Truth. I represent and warrant that: (a) I have read this Participation Agreement; (b) I shall read all agreements that are part of the NICA registration process; (c) I will not consent to any of these Agreements unless I understand them; and (d) the information I provide in the Agreements and as part of the registration process for the Events is true.
Truth. All information that Debtor has provided to Secured Party concerning the Collateral is true and correct.
Truth. An immediate consequence of the view I have been defending is that it makes no sense to say of a sentence that it is true simpliciter (even when the context of utterance has been fixed). The most one can say is that the sentence is true or false according to a given semantic theory and that the semantic theory delivers such and such a combination of simplicity of strength. Fortunately, it doesn’t follow that the notion of truth simpliciter must be given up. I will argue in this section that one can say of an assertion that it is true or false simpliciter.Before saying what it is for an assertion to be true simpliciter, I must say what it is for a sentence to be true relative to a context of assessment. Following John MacFarlane and others,3 I distinguish between a sentence’s context of utterance and its context of assessment. The context of utterance is what fills the contextual parameters in semantic components of sentences: it is, for example, what determines the referent of ‘I’ in my utterance of ‘I am hungry’. Accordingly, it is the context of utterance that fills the con- textual parameter in the notion of truth-according-to-a-semantic-theory. The context of assessment, on the other hand, is a set of mutually exclusive open possibilities with respect to which the truth of a given sentence is to be assessed once the sentence’s contextual parameters have been filled in by a context of utterance.The notion of truth relative to a context of assessment can be characterized as follows. Sentence φ is true relative to context of assessment ffi just in case the following three conditions are satisfied:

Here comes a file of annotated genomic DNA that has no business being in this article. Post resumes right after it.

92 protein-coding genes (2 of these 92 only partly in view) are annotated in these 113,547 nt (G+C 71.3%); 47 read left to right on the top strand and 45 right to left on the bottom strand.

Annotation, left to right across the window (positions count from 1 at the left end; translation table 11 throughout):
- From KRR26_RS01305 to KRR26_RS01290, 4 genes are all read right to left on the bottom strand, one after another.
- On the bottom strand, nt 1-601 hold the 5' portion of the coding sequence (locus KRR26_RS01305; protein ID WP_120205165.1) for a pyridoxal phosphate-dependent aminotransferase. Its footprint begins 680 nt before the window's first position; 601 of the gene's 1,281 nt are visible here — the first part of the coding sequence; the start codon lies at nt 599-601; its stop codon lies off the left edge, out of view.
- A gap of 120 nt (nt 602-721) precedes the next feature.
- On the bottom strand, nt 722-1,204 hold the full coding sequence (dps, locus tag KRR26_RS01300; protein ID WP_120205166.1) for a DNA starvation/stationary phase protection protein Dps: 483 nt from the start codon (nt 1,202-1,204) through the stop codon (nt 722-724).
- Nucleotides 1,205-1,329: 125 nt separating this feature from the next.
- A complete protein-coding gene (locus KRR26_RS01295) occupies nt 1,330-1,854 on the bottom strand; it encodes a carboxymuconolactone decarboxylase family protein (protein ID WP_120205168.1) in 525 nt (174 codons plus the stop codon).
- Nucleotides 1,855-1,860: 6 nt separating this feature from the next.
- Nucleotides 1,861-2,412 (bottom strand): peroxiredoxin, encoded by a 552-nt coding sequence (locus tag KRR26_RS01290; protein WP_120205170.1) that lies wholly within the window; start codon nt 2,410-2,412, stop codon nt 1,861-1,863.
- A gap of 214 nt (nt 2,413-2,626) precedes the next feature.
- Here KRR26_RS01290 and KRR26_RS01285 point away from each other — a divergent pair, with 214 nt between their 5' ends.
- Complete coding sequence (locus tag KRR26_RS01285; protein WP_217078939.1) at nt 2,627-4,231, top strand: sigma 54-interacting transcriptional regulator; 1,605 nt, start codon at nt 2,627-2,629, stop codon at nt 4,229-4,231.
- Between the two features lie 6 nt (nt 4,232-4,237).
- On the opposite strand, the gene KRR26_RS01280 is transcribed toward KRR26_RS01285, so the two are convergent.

Truth. No representation or warranty of any Seller Party in this Agreement, nor any written statement or certificate furnished or to be furnished to Buyer by a Seller Party pursuant to Section 2.6 of this Agreement or pursuant to any Seller Ancillary Document, contains or, in the case of such certificate, will contain any untrue statement of a material fact, or omits or, in the case of such certificate, will omit a material fact necessary to make the statements contained herein and therein not misleading. All data and documents contained in the electronic data provided to Buyer by Seller in connection with the Acquisition and which are listed in Schedule 4.15 hereto represent accurate and complete copies of all originals of such data and documents. Seller has delivered a copy of Sections 4.5 and 4.11 of this Agreement to those individuals listed on Schedule 1.1(c) under the heading: "Persons Reviewing Sections 4.5 and 4.11" and requested that each of them read those Sections and advise Seller in writing of any inaccuracies that they believed were contained in those Sections. Seller also delivered the final execution version of this Agreement to each of the other individuals listed on Schedule 1.1(c) prior to its execution and requested that each one of them read this Agreement and advise Seller in writing of any inaccuracies that they believed were contained herein.
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